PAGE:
Creating a Spin Box Control

Many Windows dialog boxes offer a spin box control, which lets you change a number without typing. Oddly enough, there's no spin box control in the Controls group to let you create such a control on your Access forms. If you want to add a spin box control to an Access form, you have to fudge it. Writing the code for the spin buttons is easy; creating the little buttons is the real challenge.

We've used numerous techniques to create the spin buttons. We've imported ActiveX controls, used command buttons with special characters, like up or down arrows, and even used transparent-background GIFs to put a tiny arrow on each command button. Because the spin buttons are so tiny, though, getting the command button to look right is difficult.

We finally just gave in and drew each button as a tiny graphical image. (It really doesn't matter whether you use a command button or a picture for the spin button because buttons and pictures both have On Click event properties to which you can tie code.) Figure 9-8 shows buttons that we drew for this example magnified 800 percent in Paint. The lower half of that figure shows the buttons in place on a form. To get the button images onto the form, we just used the Image control in the Controls group on the (Form Design Tools) Design tab.

Figure 9-8:

Spin button images in a program (top) and on a form (bottom).

Figure 9-8:

Spin button images in a program (top) and on a form (bottom).

Spin buttons

Regardless of whether you use command buttons or pictures to get spin buttons onto a form, getting them to work is the same. You can name each button or image as you would any other control (via the Name property on the All tab of the property sheet). We named our two image controls

SpinUpBttn and SpinDownBttn.

After you have the controls on the form in Design view, click the Spin Up image control, click Events in the property sheet, click the On Click event property, click the Code button, and then choose Code Builder. The VBA Editor opens with the cursor already in a procedure named SpinUpBttn_Click() (assuming that you named your Spin Up button SpinUpBttn). In our example, we want each click of the Spin Up button to increase the value in the LabelsToSkip control by 1.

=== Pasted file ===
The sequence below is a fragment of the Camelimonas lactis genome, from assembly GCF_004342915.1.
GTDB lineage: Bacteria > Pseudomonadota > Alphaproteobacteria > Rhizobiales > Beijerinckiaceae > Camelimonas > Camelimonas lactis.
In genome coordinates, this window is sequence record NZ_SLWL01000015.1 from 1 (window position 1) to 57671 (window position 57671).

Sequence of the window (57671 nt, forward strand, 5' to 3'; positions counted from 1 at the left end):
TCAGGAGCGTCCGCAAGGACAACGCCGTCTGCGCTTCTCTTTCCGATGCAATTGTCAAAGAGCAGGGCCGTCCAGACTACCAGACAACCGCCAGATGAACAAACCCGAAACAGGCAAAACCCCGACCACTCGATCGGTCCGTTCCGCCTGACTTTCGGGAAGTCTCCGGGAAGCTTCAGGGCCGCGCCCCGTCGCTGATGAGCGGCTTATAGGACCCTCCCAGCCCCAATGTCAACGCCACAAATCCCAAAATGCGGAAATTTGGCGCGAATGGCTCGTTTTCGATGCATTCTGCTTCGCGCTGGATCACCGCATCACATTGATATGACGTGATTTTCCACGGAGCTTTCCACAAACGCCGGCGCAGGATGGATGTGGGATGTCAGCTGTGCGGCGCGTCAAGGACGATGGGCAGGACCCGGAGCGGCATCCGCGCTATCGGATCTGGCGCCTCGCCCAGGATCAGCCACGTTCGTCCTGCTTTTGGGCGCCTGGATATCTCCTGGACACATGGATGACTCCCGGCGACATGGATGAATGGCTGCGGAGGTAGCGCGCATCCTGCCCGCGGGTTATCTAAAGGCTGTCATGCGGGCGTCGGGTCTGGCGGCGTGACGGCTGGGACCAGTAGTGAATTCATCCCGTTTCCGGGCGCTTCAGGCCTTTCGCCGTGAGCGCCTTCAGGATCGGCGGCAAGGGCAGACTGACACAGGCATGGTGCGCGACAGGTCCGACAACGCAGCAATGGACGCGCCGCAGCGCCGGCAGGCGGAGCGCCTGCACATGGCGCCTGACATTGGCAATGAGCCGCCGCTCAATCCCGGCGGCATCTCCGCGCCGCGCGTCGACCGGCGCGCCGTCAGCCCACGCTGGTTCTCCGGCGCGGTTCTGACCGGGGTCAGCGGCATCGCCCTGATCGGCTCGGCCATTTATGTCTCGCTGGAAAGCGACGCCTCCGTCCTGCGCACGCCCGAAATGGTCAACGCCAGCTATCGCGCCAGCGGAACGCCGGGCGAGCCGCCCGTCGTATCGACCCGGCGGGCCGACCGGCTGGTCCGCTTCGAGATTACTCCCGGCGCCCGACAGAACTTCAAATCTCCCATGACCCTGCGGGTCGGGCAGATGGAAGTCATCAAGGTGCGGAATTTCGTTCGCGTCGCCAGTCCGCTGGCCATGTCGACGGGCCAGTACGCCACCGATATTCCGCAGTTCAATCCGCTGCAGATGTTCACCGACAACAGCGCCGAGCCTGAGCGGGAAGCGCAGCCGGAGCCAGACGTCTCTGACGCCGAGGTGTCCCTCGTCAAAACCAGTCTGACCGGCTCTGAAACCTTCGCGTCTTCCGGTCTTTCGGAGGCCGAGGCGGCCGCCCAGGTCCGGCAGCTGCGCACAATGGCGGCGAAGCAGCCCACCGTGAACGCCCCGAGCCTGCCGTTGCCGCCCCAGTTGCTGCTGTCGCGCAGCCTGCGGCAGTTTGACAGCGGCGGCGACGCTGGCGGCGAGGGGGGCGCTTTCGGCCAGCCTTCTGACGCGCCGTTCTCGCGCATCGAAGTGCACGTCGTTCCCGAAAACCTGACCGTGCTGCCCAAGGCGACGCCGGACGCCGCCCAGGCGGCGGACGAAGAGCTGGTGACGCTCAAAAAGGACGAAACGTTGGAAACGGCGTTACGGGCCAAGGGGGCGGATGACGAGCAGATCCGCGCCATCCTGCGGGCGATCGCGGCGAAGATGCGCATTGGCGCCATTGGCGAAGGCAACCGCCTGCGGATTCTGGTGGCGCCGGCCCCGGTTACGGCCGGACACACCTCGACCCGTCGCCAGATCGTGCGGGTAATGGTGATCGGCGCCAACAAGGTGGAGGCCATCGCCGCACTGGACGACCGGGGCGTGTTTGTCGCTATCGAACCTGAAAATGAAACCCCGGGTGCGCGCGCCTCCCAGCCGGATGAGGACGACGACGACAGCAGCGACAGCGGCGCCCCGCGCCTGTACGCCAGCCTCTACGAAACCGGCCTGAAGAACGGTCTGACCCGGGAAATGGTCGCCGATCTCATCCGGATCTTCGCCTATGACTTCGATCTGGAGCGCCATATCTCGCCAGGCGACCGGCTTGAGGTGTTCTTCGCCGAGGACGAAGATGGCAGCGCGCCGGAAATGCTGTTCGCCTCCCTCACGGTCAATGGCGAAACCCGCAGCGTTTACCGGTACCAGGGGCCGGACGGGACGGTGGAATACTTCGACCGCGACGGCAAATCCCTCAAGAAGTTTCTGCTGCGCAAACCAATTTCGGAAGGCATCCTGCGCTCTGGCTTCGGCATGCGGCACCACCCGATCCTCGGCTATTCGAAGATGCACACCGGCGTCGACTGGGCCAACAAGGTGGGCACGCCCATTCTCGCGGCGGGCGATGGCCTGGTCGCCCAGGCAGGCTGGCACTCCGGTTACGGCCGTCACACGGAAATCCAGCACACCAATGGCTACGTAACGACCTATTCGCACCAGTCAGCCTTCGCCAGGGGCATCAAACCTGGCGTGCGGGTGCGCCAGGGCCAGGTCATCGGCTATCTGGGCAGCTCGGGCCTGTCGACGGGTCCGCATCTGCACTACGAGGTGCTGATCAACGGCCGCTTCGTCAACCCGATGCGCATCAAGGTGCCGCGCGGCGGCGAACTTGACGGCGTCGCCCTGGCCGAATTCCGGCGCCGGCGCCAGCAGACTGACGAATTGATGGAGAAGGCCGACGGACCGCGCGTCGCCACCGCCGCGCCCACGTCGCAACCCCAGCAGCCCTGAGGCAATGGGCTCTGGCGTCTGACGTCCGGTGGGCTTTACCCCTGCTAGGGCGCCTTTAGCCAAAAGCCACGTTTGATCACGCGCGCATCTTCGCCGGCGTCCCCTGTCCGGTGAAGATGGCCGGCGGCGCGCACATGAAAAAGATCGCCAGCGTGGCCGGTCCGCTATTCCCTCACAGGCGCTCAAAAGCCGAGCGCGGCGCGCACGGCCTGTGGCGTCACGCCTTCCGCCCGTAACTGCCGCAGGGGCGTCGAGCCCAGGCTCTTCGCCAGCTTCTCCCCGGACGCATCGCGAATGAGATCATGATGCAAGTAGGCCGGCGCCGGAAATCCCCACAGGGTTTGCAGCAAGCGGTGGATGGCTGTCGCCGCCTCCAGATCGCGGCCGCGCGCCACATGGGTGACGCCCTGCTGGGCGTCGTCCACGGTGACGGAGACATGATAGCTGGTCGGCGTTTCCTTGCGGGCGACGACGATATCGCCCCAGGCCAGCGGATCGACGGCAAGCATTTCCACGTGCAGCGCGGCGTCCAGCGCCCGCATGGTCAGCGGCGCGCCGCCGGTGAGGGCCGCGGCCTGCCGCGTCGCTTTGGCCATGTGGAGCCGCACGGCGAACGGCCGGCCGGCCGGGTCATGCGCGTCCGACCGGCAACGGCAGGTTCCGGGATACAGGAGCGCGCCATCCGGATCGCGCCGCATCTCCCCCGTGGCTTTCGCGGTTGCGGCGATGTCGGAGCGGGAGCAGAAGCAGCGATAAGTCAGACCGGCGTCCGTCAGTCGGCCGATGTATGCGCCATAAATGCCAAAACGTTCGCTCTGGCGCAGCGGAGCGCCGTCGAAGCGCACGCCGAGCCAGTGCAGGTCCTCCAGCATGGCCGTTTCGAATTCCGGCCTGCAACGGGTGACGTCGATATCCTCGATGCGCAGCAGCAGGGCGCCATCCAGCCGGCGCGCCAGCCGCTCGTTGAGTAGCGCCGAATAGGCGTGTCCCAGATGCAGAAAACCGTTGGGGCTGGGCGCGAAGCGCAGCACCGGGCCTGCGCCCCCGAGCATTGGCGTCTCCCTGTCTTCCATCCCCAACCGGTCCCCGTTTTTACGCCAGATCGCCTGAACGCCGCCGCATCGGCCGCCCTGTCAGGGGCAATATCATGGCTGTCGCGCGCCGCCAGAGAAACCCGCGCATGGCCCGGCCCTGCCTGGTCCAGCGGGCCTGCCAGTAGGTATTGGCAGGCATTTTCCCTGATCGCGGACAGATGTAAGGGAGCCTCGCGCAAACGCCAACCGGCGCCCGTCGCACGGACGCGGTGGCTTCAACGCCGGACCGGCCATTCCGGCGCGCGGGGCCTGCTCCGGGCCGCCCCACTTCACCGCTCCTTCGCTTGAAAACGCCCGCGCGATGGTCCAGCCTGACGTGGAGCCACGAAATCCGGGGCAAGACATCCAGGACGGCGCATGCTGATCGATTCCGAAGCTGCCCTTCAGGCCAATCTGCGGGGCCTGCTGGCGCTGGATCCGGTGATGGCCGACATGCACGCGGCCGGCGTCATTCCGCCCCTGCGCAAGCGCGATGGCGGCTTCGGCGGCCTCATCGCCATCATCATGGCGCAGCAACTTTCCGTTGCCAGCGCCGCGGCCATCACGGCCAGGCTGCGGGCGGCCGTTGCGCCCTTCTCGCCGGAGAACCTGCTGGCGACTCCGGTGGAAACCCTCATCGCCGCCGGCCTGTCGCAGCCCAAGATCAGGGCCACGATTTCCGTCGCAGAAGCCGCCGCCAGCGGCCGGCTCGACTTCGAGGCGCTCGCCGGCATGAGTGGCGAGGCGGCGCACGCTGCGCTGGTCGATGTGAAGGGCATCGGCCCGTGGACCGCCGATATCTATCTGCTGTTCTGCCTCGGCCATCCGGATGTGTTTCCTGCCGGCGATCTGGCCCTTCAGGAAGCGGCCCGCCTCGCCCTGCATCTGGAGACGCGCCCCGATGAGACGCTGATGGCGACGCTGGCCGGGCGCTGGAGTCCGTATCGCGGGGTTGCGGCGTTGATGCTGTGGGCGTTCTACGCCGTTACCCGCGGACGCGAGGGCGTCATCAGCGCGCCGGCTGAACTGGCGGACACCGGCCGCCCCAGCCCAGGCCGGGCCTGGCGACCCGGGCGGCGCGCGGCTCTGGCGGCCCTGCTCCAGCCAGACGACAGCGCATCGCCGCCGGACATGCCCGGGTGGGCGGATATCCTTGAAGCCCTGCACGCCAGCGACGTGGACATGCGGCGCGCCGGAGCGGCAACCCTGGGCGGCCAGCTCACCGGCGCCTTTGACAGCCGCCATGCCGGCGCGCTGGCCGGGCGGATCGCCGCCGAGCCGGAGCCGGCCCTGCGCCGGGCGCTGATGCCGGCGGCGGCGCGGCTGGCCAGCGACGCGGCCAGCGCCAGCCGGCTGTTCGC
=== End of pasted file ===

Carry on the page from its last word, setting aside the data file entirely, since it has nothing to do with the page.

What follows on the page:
Use an lf...Then...End If statement to put an upper limit on how high the value can go. We chose 80 as an upper limit (because we doubt that many label sheets offer more than 80 labels per page), but you can set your upper limit to any value you want. The following code increases the value in the

LabelsToSkip control each time a user clicks the form's SpinUpBttn control:

Private Sub SpinUpBttn_Click()

'Increase LabelsToSkip by 1 to a maximum of 80. If MelLabelsToSkip.Value < 80 Then

MelLabelsToSkip.value = Me.LabelsToSkip.Value + 1 End If End Sub

After writing the code for the SpinUpBttn and returning to your form in Design view, click the SpinDownBttn control on your form. Again, get to that control's On Click event property in the property sheet and write a routine like the one that follows. In that example, we put a lower limit of 0 (zero) on the value in the LabelsToSkip control:

Private Sub SpinDownBttn_Click()

'Decrease LabelsToSkip by 1 to a minimum of 0. If MelLabelsToSkip.Value > 0 Then

MelLabelsToSkip.value = Me.LabelsToSkip.Value - 1 End If End Sub

The following code shows both procedures in place in the class module for our Fancy SkipLabels dialog box example. Again, the biggest trick to getting spin buttons on a form is getting buttons that are small enough to fit next to the control. After you have a command button or picture in place, you can program its On Click event procedure to increase or decrease the value in a numeric field by 1 with each click.

Private Sub SpinDownBttn_Click()

'Decrease LabelsToSkip by 1 to a minimum of 0. 'If MelLabelsToSkip.Value > 0 Then

MelLabelsToSkip.Value = Me.LabelsToSkipValue - 1 End If End Sub

Private Sub SpinUpBttn_Click()

'Increase LabelsToSkip by 1 to a maximum of 80. If MelLabelsToSkip.Value < 80 Then

MelLabelsToSkip.Value = Me.LabelsToSkip.Value + 1 End If End Sub

+1 0

Responses

  • NEGASSI
    How would you write a code to a control in access2007?
    8 years ago

Post a comment